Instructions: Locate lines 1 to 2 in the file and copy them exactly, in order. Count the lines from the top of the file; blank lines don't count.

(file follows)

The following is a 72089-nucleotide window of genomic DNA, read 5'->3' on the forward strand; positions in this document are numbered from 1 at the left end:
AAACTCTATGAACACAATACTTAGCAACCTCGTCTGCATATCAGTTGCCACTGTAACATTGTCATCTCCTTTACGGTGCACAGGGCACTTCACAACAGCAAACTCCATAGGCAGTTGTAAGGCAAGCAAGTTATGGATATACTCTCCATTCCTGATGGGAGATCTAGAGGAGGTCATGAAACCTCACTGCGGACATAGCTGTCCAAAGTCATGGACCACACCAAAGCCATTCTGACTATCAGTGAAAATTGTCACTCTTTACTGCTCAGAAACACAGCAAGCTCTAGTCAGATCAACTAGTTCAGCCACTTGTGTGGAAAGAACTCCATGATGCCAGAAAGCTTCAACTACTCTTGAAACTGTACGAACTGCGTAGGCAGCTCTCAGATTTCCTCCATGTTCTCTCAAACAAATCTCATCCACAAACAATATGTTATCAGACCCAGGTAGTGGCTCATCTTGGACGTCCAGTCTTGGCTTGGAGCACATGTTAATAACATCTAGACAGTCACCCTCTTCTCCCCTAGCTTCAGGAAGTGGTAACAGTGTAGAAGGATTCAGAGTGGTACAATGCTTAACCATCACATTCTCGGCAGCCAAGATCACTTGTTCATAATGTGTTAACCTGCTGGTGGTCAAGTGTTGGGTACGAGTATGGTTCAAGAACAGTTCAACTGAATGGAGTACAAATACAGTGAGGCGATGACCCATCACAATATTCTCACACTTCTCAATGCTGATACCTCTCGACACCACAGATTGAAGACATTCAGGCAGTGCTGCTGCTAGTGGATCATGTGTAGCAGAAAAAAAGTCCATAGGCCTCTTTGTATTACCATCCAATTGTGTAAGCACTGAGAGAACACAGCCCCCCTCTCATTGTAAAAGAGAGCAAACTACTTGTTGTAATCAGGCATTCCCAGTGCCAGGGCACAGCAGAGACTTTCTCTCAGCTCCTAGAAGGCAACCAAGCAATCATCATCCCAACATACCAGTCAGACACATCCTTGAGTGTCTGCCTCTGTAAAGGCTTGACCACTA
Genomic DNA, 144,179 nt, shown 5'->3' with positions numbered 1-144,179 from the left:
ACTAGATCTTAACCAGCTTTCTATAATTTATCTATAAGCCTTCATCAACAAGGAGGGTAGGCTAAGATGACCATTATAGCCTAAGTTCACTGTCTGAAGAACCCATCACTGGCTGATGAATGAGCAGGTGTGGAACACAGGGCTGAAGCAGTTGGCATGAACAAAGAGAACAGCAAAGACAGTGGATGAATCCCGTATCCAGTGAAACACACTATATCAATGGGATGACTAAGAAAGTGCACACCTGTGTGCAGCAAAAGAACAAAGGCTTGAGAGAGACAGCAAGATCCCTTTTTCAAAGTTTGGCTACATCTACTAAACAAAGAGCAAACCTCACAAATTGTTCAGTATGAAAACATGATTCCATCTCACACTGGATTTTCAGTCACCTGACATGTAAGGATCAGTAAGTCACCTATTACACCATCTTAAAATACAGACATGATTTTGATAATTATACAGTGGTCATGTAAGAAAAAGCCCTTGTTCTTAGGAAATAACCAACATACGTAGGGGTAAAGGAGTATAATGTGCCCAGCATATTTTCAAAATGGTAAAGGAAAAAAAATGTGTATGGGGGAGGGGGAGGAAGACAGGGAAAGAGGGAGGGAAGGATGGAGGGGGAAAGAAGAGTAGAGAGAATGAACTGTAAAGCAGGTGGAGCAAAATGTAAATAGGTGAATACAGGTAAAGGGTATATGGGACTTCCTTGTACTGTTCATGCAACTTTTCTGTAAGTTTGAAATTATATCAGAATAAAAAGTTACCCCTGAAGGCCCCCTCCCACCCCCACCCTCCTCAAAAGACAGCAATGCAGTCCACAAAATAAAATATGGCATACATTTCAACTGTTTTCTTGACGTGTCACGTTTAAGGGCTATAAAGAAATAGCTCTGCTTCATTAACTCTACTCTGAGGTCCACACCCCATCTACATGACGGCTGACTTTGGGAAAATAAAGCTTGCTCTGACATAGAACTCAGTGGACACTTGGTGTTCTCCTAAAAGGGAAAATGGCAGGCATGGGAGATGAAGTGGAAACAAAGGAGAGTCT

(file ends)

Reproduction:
The following is a 72089-nucleotide window of genomic DNA, read 5'->3' on the forward strand; positions in this document are numbered from 1 at the left end:
AAACTCTATGAACACAATACTTAGCAACCTCGTCTGCATATCAGTTGCCACTGTAACATTGTCATCTCCTTTACGGTGCACAGGGCACTTCACAACAGCAAACTCCATAGGCAGTTGTAAGGCAAGCAAGTTATGGATATACTCTCCATTCCTGATGGGAGATCTAGAGGAGGTCATGAAACCTCACTGCGGACATAGCTGTCCAAAGTCATGGACCACACCAAAGCCATTCTGACTATCAGTGAAAATTGTCACTCTTTACTGCTCAGAAACACAGCAAGCTCTAGTCAGATCAACTAGTTCAGCCACTTGTGTGGAAAGAACTCCATGATGCCAGAAAGCTTCAACTACTCTTGAAACTGTACGAACTGCGTAGGCAGCTCTCAGATTTCCTCCATGTTCTCTCAAACAAATCTCATCCACAAACAATATGTTATCAGACCCAGGTAGTGGCTCATCTTGGACGTCCAGTCTTGGCTTGGAGCACATGTTAATAACATCTAGACAGTCACCCTCTTCTCCCCTAGCTTCAGGAAGTGGTAACAGTGTAGAAGGATTCAGAGTGGTACAATGCTTAACCATCACATTCTCGGCAGCCAAGATCACTTGTTCATAATGTGTTAACCTGCTGGTGGTCAAGTGTTGGGTACGAGTATGGTTCAAGAACAGTTCAACTGAATGGAGTACAAATACAGTGAGGCGATGACCCATCACAATATTCTCACACTTCTCAATGCTGATACCTCTCGACACCACAGATTGAAGACATTCAGGCAGTGCTGCTGCTAGTGGATCATGTGTAGCAGAAAAAAAGTCCATAGGCCTCTTTGTATTACCATCCAATTGTGTAAGCACTGAGAGAACACAGCCCCCCTCTCATTGTAAAAGAGAGCAAACTACTTGTTGTAATCAGGCATTCCCAGTGCCAGGGCACAGCAGAGACTTTCTCTCAGCTCCTAGAAGGCAACCAAGCAATCATCATCCCAACATACCAGTCAGACACATCCTTGAGTGTCTGCCTCTGTAAAGGCTTGACCACTA